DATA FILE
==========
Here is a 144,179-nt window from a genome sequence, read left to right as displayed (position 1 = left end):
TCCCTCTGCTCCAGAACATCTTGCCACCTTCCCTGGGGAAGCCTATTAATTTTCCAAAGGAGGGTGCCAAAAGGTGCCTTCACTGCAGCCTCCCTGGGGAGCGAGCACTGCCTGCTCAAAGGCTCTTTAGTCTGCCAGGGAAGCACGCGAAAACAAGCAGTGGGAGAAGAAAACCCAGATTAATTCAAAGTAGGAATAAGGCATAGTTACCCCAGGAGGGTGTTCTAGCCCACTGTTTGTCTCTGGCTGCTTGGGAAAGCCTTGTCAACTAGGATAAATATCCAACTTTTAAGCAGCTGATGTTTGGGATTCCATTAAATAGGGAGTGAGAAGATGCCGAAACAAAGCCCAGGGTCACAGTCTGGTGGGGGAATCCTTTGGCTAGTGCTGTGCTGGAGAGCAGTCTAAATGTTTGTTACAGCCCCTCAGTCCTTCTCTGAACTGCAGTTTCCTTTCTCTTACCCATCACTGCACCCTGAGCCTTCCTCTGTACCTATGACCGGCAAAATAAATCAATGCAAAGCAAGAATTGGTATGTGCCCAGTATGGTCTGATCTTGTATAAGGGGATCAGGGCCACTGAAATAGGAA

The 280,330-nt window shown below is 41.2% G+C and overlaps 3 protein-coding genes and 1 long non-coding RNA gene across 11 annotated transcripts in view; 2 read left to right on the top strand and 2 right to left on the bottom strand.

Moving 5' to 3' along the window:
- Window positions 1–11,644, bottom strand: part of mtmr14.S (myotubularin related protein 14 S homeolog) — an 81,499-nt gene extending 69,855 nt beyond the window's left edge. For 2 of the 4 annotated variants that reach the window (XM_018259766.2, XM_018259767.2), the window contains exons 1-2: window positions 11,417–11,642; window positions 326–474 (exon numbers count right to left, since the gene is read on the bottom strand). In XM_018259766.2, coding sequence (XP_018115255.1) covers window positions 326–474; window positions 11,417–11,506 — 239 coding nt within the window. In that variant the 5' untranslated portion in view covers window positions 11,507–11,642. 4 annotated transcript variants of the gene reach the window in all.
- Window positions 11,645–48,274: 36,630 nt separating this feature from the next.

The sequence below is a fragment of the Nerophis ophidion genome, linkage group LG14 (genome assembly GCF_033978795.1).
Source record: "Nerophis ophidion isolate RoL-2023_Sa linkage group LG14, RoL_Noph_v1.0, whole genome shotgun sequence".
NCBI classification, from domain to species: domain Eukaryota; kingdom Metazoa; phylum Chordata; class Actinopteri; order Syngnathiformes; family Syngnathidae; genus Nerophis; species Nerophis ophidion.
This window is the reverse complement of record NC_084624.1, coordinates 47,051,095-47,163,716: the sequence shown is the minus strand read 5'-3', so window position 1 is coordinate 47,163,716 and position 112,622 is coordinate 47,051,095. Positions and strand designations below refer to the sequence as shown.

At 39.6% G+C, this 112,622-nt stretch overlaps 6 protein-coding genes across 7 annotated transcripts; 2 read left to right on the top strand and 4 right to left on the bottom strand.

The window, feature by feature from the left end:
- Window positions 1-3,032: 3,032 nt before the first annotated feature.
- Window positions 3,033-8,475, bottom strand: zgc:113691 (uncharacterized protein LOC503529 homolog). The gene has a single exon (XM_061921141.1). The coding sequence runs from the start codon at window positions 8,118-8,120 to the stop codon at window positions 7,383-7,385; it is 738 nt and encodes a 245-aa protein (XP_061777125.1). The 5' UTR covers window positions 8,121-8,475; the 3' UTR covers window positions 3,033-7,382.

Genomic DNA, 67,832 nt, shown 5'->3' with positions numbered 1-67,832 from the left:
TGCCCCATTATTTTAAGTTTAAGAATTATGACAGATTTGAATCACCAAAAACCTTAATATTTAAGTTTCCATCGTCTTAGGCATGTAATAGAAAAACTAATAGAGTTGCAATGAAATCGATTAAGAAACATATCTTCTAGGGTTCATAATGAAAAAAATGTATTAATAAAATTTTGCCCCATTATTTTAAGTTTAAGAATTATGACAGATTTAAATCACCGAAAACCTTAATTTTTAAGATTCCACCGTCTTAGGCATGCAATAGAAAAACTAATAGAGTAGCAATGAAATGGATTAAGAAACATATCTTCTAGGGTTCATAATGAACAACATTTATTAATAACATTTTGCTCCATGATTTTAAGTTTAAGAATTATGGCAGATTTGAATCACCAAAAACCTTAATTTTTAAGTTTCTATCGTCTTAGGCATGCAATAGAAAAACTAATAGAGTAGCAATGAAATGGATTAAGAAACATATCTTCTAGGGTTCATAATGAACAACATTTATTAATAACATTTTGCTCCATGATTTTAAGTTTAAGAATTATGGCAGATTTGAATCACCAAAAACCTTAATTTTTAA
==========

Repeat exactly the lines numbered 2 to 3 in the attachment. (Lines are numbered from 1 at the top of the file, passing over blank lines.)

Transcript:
TCCCTCTGCTCCAGAACATCTTGCCACCTTCCCTGGGGAAGCCTATTAATTTTCCAAAGGAGGGTGCCAAAAGGTGCCTTCACTGCAGCCTCCCTGGGGAGCGAGCACTGCCTGCTCAAAGGCTCTTTAGTCTGCCAGGGAAGCACGCGAAAACAAGCAGTGGGAGAAGAAAACCCAGATTAATTCAAAGTAGGAATAAGGCATAGTTACCCCAGGAGGGTGTTCTAGCCCACTGTTTGTCTCTGGCTGCTTGGGAAAGCCTTGTCAACTAGGATAAATATCCAACTTTTAAGCAGCTGATGTTTGGGATTCCATTAAATAGGGAGTGAGAAGATGCCGAAACAAAGCCCAGGGTCACAGTCTGGTGGGGGAATCCTTTGGCTAGTGCTGTGCTGGAGAGCAGTCTAAATGTTTGTTACAGCCCCTCAGTCCTTCTCTGAACTGCAGTTTCCTTTCTCTTACCCATCACTGCACCCTGAGCCTTCCTCTGTACCTATGACCGGCAAAATAAATCAATGCAAAGCAAGAATTGGTATGTGCCCAGTATGGTCTGATCTTGTATAAGGGGATCAGGGCCACTGAAATAGGAA

The 280,330-nt window shown below is 41.2% G+C and overlaps 3 protein-coding genes and 1 long non-coding RNA gene across 11 annotated transcripts in view; 2 read left to right on the top strand and 2 right to left on the bottom strand.